10 Findings: graduates advice to current engineering students Obtain work experience Start early: thinking about careers and making applications Use institutional support especially the careers service Get experience for the CV Get a good degree Don t give up

11 Findings: employers views Importance of academic qualifications: 2:1 minimum (plus at least 300 UCAS points for some) Importance of MEng rather than BEng for some employers Importance of work experience (particularly in engineering rather than catering or retail) Importance of extra-curricular activities as evidence of skills, wider perspective and get up and go

12 Findings: employers views Skills sought (but not always found): LeadershipTeam working Analysis/problem-solving Communication/interpersonal skillsCreativity/innovation Planning/organisingPerformance Business understanding/commercial awareness Importance of the ability to apply technical skills/knowledge in business context Mobility important especially for larger employers and leadership roles Some felt that they were competing with better-paid and higher profile industries e.g. finance

13 Rejections at first stage: applications and CVs Poor spelling, grammar, punctuation, attention to detail Poor responses to the competence questions Cutting and pasting materials from company s own website Lack of enthusiasm/interest shown on application form Not making effort to tailor application or show knowledge/understanding of company

14 Rejections at second stage: screening/telephone interviews Failure to live up to impression created by application form or inability to add to this in the interview Brevity and/or lack of detail in responses Lack of enthusiasm for company or post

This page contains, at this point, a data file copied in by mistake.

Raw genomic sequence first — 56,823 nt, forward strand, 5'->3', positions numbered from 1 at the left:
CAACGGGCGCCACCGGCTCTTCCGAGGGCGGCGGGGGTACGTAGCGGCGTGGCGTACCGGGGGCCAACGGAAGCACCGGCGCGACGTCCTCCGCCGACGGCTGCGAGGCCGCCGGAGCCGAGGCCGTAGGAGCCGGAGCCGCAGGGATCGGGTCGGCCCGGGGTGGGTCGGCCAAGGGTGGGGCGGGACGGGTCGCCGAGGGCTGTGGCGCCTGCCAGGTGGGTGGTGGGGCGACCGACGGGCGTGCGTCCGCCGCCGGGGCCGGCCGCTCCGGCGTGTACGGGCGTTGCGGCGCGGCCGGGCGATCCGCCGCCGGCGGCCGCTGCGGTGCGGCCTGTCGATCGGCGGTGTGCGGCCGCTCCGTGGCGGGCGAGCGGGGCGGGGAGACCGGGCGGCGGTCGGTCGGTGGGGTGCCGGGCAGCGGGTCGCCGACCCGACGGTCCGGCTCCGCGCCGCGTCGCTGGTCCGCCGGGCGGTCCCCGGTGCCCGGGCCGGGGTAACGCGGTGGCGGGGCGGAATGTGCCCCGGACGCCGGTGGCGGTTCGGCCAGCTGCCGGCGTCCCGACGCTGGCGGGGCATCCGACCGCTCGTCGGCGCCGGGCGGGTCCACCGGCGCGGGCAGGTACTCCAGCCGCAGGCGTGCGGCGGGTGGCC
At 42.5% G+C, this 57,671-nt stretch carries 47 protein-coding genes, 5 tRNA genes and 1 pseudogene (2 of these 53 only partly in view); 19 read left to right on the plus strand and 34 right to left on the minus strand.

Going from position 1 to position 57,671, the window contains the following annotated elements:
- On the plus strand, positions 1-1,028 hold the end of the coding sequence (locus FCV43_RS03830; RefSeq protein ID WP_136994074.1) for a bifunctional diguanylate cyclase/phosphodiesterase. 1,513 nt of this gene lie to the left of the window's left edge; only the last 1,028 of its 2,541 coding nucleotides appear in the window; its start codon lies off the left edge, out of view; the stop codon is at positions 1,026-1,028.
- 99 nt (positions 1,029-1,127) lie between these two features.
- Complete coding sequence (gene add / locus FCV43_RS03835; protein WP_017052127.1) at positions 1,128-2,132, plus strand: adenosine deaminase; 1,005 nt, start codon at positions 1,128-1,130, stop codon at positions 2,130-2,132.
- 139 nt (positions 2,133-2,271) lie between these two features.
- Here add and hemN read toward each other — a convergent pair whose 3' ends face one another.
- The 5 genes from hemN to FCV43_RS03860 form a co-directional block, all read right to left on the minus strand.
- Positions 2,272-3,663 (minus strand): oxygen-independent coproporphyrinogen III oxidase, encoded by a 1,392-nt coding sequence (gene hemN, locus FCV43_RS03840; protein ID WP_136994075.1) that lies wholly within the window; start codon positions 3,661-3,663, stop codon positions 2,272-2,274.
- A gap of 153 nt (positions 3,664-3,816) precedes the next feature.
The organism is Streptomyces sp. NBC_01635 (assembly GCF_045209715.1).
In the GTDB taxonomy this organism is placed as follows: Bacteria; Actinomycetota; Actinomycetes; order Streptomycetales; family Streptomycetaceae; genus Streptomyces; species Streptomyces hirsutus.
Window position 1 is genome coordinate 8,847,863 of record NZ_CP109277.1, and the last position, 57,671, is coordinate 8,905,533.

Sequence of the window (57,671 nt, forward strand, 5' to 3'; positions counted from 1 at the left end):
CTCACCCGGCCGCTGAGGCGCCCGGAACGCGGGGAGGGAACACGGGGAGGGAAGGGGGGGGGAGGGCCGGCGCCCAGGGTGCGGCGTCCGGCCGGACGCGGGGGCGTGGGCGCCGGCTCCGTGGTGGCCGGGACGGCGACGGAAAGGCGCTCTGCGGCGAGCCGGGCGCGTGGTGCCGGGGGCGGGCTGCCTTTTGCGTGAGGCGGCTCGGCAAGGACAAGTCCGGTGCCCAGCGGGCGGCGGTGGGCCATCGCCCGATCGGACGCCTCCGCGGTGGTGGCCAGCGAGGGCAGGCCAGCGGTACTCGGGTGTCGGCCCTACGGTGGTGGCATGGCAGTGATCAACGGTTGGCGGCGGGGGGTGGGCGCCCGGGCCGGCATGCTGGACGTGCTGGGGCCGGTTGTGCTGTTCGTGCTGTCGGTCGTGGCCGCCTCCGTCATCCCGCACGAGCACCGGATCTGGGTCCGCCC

15 Rejections at assessment centre stage: activities Not contributing to/dominating group discussions Not able to listen and challenge others to defend their opinions sensitively and seek consensus Presentations inadequately prepared with incoherent cases, confusing content with clarity, or just too long Failure to review evidence properly and present recommendations based on this

16 Rejections at assessment centre stage: interviews Poor interview technique: lack of preparation for questions about motivation or how they have gained skills sought Lack of research into/knowledge of company Low confidence and unwillingness to sell themselves or to reveal personality at interview Inability to appreciate the potential contributions made by other engineering disciplines to their own area (e.g. electrical systems in mechanical environments)

17 Rejection at assessment centre stage: interviews (cont d) Lack of commercial knowledge and experience (importance of the bottom line ) Over reliance on computers for calculations – unable to do paper calculations to confirm computer work Most seriously, inability to apply basic engineering principles and concepts to everyday work situations e.g. A turbine blade … What is it made of? … What are its properties? … How might it be used?

18 Conclusions Unemployment does not correlate with degree class Correlation between graduates work experience and their employment outcomes Employers value mobility whilst graduates exhibit preferences for location Scope for earlier careers input into curriculum and collaboration with careers services Graduates stress the need to begin career planning earlier Employers report difficulties in certain disciplines and highlight competition from other industries Graduates fail to communicate effectively with employers during selection process Graduates unable to translate theory into practice

19 Project outcomes Student Guide: employers views on engineering graduates Report to House of Lords Science and Technology Sub-Committee for the Inquiry into Higher Education in STEM Subjects Presentation to Engineering Professors Council Annual Congress, April 2012 (Leicester)